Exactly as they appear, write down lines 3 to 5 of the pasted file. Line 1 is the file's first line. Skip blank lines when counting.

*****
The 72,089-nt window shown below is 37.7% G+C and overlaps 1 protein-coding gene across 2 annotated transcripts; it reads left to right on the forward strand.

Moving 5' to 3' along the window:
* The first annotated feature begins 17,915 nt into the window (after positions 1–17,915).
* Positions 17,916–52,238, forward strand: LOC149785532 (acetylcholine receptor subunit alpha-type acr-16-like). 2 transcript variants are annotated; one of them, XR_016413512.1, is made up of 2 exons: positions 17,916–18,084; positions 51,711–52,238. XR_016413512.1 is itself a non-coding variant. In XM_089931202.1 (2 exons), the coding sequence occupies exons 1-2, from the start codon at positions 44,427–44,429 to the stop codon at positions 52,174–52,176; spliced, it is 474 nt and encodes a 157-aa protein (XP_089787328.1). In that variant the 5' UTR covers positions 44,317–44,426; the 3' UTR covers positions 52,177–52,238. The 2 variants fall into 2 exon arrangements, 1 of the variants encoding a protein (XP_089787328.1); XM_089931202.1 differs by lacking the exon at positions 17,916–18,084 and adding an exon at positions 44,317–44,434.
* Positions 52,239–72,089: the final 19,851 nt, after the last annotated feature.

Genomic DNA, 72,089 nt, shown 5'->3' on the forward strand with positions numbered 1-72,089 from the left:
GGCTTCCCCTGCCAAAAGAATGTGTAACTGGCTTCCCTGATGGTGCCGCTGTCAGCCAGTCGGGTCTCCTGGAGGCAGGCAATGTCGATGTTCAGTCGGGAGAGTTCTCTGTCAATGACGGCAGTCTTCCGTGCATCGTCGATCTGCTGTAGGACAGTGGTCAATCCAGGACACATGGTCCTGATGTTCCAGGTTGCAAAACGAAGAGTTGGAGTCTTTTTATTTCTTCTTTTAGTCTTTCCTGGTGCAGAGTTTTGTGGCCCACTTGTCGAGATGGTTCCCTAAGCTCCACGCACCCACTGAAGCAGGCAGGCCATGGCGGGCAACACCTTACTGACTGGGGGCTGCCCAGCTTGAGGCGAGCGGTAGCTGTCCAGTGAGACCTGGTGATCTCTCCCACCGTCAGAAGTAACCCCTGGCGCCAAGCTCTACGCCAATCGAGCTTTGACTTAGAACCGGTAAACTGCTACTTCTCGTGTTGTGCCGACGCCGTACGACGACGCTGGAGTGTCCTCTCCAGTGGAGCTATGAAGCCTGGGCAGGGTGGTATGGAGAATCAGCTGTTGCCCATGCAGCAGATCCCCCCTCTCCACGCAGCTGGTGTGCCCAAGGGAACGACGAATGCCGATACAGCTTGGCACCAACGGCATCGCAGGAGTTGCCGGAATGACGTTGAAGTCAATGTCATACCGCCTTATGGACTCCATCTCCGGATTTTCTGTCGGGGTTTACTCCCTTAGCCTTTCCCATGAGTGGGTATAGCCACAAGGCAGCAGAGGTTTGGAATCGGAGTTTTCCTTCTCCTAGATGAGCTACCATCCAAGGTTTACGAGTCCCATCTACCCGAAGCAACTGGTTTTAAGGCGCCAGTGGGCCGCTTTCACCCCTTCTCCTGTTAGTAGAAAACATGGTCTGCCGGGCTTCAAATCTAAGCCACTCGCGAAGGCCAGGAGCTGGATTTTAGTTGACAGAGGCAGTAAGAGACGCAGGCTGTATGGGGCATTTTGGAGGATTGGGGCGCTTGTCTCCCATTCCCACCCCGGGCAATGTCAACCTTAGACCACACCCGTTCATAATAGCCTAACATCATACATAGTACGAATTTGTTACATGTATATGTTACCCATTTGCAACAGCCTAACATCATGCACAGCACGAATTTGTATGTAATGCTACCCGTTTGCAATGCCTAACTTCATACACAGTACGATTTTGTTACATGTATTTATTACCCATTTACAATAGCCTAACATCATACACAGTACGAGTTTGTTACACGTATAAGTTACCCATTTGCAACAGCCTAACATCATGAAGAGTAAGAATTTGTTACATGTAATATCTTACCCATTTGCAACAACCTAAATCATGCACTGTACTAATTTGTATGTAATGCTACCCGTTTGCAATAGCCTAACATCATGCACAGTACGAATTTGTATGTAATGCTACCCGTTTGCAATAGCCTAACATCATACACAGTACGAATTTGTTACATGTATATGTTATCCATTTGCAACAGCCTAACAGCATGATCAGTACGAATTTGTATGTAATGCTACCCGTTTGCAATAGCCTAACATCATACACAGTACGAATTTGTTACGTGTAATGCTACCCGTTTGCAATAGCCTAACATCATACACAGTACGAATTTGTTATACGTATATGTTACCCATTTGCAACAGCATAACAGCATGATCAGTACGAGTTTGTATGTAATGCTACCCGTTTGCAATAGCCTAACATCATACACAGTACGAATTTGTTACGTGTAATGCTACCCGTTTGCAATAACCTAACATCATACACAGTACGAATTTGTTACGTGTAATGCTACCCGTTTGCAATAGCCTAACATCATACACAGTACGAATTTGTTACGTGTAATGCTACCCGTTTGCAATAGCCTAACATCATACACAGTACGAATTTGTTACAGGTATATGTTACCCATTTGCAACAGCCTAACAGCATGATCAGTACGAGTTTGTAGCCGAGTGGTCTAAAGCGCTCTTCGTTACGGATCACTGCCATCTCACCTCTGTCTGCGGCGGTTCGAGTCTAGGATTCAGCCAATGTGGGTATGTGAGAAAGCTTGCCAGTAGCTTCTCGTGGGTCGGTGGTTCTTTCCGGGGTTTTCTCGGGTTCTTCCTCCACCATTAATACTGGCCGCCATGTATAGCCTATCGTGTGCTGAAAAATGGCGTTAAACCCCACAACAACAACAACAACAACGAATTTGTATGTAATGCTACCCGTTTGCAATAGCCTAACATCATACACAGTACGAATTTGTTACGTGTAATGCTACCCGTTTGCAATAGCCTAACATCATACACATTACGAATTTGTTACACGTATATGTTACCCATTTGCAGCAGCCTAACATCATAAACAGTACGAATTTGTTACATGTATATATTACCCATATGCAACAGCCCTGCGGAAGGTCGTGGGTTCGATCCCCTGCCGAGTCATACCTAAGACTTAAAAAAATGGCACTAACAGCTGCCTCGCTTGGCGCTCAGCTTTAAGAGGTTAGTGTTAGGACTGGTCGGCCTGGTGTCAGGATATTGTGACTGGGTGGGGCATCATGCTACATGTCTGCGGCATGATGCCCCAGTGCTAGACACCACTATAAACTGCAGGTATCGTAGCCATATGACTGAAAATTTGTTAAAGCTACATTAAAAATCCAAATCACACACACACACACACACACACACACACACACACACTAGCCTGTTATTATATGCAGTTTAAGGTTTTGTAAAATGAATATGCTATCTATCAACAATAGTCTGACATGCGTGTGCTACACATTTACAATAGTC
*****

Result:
* The first annotated feature begins 17,915 nt into the window (after positions 1–17,915).
* Positions 17,916–52,238, forward strand: LOC149785532 (acetylcholine receptor subunit alpha-type acr-16-like). 2 transcript variants are annotated; one of them, XR_016413512.1, is made up of 2 exons: positions 17,916–18,084; positions 51,711–52,238. XR_016413512.1 is itself a non-coding variant. In XM_089931202.1 (2 exons), the coding sequence occupies exons 1-2, from the start codon at positions 44,427–44,429 to the stop codon at positions 52,174–52,176; spliced, it is 474 nt and encodes a 157-aa protein (XP_089787328.1). In that variant the 5' UTR covers positions 44,317–44,426; the 3' UTR covers positions 52,177–52,238. The 2 variants fall into 2 exon arrangements, 1 of the variants encoding a protein (XP_089787328.1); XM_089931202.1 differs by lacking the exon at positions 17,916–18,084 and adding an exon at positions 44,317–44,434.
* Positions 52,239–72,089: the final 19,851 nt, after the last annotated feature.